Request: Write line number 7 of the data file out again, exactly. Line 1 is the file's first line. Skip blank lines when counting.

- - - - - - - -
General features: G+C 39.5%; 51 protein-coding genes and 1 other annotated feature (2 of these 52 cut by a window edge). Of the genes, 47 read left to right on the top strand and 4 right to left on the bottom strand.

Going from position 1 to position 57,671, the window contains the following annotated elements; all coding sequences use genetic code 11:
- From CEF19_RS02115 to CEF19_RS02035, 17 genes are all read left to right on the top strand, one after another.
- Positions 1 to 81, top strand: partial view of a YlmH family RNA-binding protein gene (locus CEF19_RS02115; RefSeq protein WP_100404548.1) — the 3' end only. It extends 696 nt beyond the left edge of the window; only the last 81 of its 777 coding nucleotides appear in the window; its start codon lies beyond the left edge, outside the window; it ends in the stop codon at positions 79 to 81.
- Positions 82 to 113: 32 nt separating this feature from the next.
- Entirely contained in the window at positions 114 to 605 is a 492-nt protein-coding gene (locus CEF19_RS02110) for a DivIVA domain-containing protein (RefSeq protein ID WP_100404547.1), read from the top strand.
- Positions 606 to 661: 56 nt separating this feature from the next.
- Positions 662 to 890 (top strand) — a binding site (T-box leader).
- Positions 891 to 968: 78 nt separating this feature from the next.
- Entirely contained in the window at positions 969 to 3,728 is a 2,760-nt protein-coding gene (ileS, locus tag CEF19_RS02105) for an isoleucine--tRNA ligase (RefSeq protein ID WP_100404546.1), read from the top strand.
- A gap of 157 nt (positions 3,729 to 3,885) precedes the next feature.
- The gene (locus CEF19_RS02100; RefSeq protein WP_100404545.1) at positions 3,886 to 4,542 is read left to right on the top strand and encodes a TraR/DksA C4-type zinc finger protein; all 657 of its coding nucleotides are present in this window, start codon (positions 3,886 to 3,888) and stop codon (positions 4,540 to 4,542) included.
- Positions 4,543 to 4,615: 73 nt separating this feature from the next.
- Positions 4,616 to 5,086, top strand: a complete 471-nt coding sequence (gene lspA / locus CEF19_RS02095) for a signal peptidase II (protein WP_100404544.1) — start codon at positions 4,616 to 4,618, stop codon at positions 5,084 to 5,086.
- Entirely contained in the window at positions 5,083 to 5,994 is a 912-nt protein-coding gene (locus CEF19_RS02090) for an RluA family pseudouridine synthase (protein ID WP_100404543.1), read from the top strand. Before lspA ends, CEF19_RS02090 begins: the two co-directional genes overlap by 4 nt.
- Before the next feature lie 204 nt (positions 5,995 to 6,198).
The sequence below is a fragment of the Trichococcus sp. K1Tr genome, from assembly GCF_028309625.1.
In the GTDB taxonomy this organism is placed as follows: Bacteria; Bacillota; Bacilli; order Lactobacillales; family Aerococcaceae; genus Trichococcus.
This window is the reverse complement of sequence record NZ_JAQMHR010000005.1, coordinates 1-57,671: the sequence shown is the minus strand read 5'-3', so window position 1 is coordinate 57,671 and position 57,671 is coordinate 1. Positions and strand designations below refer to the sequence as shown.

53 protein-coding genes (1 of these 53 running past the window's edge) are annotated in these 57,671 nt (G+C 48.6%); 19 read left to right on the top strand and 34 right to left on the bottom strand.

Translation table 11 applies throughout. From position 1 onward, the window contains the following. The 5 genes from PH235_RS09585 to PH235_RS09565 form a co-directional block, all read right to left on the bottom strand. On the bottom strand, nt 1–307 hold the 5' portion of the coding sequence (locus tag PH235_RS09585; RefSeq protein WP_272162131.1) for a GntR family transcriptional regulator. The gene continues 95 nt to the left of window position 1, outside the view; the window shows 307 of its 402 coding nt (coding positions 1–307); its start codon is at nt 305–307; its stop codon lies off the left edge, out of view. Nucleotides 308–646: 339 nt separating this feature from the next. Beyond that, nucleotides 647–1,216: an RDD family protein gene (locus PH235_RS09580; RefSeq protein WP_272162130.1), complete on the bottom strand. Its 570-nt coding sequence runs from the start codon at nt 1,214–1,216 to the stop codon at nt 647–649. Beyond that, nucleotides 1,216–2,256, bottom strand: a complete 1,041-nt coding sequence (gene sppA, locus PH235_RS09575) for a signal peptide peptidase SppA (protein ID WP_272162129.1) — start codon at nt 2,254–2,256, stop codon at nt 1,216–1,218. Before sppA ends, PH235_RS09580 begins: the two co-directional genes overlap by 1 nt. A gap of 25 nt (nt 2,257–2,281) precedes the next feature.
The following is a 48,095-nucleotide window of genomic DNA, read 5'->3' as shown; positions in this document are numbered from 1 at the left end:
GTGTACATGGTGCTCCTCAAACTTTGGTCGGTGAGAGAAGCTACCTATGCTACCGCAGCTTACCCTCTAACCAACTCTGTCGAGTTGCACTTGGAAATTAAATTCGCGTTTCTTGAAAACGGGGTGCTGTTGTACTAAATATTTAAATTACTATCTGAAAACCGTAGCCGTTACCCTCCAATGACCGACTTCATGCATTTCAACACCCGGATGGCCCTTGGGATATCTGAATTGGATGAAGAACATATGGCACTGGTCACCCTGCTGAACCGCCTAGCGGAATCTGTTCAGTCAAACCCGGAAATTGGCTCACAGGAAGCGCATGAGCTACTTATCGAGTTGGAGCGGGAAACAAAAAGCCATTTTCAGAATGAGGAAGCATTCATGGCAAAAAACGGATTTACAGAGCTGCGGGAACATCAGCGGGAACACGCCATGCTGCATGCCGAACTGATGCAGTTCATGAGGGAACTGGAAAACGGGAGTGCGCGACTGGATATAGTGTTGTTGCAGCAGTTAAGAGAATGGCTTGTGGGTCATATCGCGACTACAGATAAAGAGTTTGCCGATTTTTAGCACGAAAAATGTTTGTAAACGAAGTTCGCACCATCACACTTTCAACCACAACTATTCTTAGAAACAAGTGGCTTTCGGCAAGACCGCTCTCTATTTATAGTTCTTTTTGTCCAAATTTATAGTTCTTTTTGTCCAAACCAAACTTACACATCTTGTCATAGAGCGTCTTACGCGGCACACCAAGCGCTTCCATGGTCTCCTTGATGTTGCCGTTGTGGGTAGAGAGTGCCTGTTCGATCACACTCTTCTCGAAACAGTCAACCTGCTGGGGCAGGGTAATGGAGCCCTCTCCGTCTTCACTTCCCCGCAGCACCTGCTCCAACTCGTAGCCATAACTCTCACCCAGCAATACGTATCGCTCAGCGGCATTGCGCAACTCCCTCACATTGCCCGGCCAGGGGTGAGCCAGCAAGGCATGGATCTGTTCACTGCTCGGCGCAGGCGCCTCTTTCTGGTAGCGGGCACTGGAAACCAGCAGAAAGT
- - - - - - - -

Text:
- Positions 606 to 661: 56 nt separating this feature from the next.